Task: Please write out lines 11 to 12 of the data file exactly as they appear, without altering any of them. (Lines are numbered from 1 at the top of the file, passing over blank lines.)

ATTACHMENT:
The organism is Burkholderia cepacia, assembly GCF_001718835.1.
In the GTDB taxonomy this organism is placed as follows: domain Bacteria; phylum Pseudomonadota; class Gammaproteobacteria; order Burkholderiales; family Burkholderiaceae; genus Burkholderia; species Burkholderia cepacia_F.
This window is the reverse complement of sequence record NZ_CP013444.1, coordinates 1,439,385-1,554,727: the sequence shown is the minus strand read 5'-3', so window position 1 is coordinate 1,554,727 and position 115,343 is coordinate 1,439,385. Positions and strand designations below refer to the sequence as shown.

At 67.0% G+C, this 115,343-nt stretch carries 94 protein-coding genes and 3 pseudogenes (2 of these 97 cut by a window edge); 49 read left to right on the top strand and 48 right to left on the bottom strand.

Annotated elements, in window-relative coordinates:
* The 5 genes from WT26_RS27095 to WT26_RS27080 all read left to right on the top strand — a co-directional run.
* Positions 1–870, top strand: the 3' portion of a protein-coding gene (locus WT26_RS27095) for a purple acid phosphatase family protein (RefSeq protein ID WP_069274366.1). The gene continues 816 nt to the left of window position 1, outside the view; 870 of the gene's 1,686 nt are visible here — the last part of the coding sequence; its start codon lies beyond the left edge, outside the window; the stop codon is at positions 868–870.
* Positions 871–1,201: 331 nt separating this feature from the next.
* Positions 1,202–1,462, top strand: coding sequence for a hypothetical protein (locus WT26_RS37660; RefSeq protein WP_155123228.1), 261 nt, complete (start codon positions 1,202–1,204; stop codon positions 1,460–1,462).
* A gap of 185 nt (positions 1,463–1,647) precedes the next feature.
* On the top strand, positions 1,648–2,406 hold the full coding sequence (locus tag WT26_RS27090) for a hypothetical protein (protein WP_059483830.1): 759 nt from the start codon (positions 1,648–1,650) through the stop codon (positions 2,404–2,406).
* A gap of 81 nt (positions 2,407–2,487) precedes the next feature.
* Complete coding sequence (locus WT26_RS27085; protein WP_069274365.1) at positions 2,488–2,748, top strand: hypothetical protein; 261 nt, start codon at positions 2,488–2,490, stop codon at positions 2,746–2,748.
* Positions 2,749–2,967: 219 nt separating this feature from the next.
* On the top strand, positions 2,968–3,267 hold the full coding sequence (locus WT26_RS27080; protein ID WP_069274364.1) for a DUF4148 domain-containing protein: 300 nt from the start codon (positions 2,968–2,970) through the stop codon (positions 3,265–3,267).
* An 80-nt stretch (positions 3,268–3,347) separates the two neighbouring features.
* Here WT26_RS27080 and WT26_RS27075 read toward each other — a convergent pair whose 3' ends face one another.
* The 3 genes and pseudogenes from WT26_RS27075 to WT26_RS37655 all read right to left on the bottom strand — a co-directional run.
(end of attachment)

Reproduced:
* On the top strand, positions 1,648–2,406 hold the full coding sequence (locus tag WT26_RS27090) for a hypothetical protein (protein WP_059483830.1): 759 nt from the start codon (positions 1,648–1,650) through the stop codon (positions 2,404–2,406).
* A gap of 81 nt (positions 2,407–2,487) precedes the next feature.